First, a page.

11. The Ebola virus is from the same family as the Marburg virus, which found its way to Germany in the 1960s, killed a few people, and was then quickly contained. That’s good news for Westerners and their medicine.
12. If patients get Western medicine that treats the symptoms — drugs to reduce fever and to control vomiting and diarrhea, proper treatment if the body goes into shock, and blood transfusions — the mortality rate is “only” 25% — which is still high, but is significantly lower than the 70%-90% morality in Africa, where patients get little to no treatment. (See point 3 regarding the disease-spreading negative feedback loop of the high mortality rate.)
13. This is a genuine crisis. If anything, the media is erring by downplaying what’s been happening in Africa, and governments are most certainly responding too slowly to a problem that must be fixed in Africa, rather than just being stopped here (as if that were possible).
In sum, Ebola is a really bad disease, made horribly worse by the complete post-civil war dysfunction and poverty in these three West African nations. With enough money and man power, the disease can be brought to heel. The only problem is getting the money and manpower in place.
Hearing that the problem is one of men and manpower, I immediately thought (as everyone must) of Florence Nightingale. I’m sure all of you remember her story, but I’ll tell it again for my satisfaction. Florence was born in 1820 to a very wealthy, very well-connected, very upper class British family. She was expected to do the ordinary thing: become a “finished” young lady, get married, and have the next generation of wealthy, well-connected, upper class British children. Florence, however, wanted something different. She wanted to be a nurse.
To appreciate just how shocking Florence’s career goal was, imagine your own sweet, young daughter looking up at you and saying “Mother and Father, I want to become a prostitute, and work in the worst slums, with a lot of filthy, disease-ridden people. Oh, and I’m planning to numb myself against the horror of my chosen life with strong drink and opium.” By saying that, your daughter would have described precisely what many nurses were like back in the middle of the 19th century, or at least what upper class people thought they were like.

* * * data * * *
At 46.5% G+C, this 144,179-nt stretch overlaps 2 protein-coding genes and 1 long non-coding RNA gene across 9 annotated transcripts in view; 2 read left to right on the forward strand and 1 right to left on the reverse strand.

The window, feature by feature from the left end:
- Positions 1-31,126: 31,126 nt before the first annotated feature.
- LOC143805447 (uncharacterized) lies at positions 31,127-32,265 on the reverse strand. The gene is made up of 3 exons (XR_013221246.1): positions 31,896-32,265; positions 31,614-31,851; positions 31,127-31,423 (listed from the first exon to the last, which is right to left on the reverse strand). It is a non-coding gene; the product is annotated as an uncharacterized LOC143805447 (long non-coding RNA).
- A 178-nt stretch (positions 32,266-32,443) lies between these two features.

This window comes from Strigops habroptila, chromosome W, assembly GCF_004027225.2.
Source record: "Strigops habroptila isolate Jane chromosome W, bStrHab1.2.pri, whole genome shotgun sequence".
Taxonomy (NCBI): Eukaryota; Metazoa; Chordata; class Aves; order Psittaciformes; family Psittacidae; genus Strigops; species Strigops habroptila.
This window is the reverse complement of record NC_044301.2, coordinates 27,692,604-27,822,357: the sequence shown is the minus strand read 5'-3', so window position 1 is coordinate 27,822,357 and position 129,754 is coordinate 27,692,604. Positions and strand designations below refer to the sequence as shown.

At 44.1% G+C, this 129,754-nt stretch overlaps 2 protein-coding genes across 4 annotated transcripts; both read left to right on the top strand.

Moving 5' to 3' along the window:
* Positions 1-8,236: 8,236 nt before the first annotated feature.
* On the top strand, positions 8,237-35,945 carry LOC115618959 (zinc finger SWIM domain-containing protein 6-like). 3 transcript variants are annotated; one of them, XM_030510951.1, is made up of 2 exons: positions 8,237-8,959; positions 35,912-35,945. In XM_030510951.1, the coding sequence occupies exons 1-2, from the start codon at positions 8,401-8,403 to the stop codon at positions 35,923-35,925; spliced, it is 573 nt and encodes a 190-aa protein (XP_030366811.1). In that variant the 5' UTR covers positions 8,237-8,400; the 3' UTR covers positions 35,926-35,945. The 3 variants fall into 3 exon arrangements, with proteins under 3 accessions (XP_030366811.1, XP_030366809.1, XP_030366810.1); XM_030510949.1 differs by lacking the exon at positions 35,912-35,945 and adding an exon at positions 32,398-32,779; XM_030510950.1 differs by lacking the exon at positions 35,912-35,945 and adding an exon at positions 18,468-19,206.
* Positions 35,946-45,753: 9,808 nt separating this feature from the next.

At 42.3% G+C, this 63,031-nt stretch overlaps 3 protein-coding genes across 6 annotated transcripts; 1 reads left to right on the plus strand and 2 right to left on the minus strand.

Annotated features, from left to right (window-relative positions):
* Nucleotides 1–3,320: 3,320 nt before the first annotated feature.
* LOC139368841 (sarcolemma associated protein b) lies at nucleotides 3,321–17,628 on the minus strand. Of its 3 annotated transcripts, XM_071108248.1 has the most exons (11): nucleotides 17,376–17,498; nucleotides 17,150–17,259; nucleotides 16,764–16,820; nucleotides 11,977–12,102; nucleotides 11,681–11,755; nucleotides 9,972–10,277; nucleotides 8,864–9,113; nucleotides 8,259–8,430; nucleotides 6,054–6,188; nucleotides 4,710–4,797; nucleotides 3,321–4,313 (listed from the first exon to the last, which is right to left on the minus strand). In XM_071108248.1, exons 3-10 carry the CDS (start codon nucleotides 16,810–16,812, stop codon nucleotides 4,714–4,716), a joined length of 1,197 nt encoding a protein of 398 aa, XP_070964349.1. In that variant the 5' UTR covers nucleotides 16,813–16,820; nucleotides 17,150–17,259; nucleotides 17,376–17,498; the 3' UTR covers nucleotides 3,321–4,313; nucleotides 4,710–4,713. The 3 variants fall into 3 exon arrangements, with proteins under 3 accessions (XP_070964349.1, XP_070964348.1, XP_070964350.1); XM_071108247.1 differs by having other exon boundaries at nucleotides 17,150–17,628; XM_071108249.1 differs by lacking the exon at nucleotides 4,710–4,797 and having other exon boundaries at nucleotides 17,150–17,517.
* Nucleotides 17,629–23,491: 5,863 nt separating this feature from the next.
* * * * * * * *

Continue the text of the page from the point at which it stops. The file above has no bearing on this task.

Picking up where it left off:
Understandably, Florence’s parents said “No!” and kept saying “No” despite Florence’s certain belief that God himself had called her to the job of nursing. By the time she was 24, Florence ignored her parents and began to study what she could about nursing. She also traveled widely around Europe and the Mediterranean. During her years of work, study, and travel, she met several important men whose wealth and connections would aid her in the coming years.
When Florence was 30, she visited and was much impressed by a Lutheran community at Kaiserswerth-am-Rhein in Germany, where the Pastor and several deaconesses dedicated themselves to caring for the sick and poor. Florence worked and studied at this community for several months, an experience she wrote about later. It provided much of the basis for her believes about cleanliness and good nutrition for the sick. (Her beliefs about cleanliness did not extend to germ theory, something that was of little interest to her.)